Friday, November 1, 2013

Mendel Beilis -- Pranaitis Speaks!

This is the summary of the 26th day of the Mendel Beilis trial, which occurred on 20 October, 1913 on the Julian calendar, 2 November, 1913 on the Gregorian calendar.

This day occupies pages 317 through 342 of Volume II of the transcript.
See the translation of the transcript for day 26.

Justinas Pranaitis, today’s only witness, was a Catholic priest, not Russian Orthodox; he was selected by the government because of his anti-Semitic writings.  His infamous thesis of 1892 was rejected by the Catholic Academy in St. Petersburg for misusing Christian Scripture.  Pranaitis copied most of this work, such as the list of sources and Article I, from Johann Eisenmenger’s anti-Semitic Entdecktes Judentum, a work which Lutheran Gustav Dalman called a compendium of everything “repulsive” in Christianity and by no means an accurate representation of Talmud or Judaism.

In 1913 Pranaitis also published a pamphlet under the auspices of the Black Hundreds, called “The Jews’ Blood Dogma” in which he cited to an 1803 work by a probably fictitious monk named Neophyte.  See the information about Neophyte on day 25.

When Pranaitis says almost in his first statement that he is going to testify from memory, that is fallout from day 24.  Prof. Sikorsky read an anti-Semitic diatribe from notes he had in court.  These notes were never examined by a forensic investigator, so they were never passed as related to the case and attached to the case.  This means they were inadmissible evidence.  The defense made two petitions that the judge never even ruled on, he simply ignored them: either put Sikorsky’s remarks on the record exactly as he stated them; or get his notes and have them attached to the case.  Without the record or the attachment, the defense cannot use Sikorsky’s remarks in an appeal.  The transcript itself does not qualify as a record that can be used in an appeal.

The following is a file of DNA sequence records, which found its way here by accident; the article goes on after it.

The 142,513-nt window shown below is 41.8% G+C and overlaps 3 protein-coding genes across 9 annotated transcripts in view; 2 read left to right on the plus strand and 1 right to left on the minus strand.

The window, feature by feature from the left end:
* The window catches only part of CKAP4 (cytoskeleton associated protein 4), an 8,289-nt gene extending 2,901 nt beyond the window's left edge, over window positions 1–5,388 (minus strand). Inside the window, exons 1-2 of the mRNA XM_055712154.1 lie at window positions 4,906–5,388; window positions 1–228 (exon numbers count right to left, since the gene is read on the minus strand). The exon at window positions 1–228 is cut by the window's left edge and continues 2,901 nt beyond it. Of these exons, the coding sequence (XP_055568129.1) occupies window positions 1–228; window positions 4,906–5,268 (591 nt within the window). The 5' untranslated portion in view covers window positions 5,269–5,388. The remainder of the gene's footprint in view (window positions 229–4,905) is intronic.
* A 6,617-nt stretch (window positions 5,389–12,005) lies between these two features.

Apparently a conference was held between then and now and Pranaitis was instructed to speak from memory so there wouldn’t be another hassle about this.  The prosecution realizes as soon as cross-questioning starts, that Pranaitis doesn't know what he's talking about.

Pranaitis and Mashkevich worked together one-on-one to outline the material that would be used to write the May 23, 1913, indictment.  Pranaitis is quoted in it as providing certain information.  If he and Mashkevich didn’t create the exact wording of the 29 questions given to the scriptural experts, Pranaitis was there when the subject matter was decided on and the quotes chosen that the prosecution would use in this part of the trial.  Pranaitis had a year of lead time to prepare and he failed utterly.

I footnoted extensively while translating, to record information I needed to correctly translate or transliterate what all the parties said during this testimony.  The footnotes illustrate Pranaitis’ ignorance and falsehoods.  Whether he knew he was lying, I can’t tell.  His history of run-ins with Russian and Catholic law suggests he was pathologically incapable of understanding that what he wanted to do might be both wrong and stupid, so it’s easy to see that he might not be able to distinguish truth from falsehood, as long as the falsehood said something he wanted to believe. Despite the best efforts of the presiding judge and prosecution to support Pranaitis, they could neither keep out damaging evidence on cross-questioning nor make up for Pranaitis’ self-destruction as an expert.

The New York Times reported at the time that the judge stopped all testimony about the Talmud because Pranaitis failed to support the blood libel charge and the defense’s witnesses on the subject undercut it. 

“P” is always Pranaitis. 

Judge:  Fyodor Boldyrev

            Criminal Prosecutor, Oscar Vipper
            Civil Prosecutor Georgy Zamyslovsky
            Private Civil Prosecutor Aleksey Shmakov 

            Oscar Gruzenberg
Nikolay Karabchevsky
Dmitry Grigorevich-Barsky
Alexandr Zarudny
Vasily Maklakov

To "The Muzhik Revolt"

© Patricia Jo Heil, 2013-2018 All Rights Reserved

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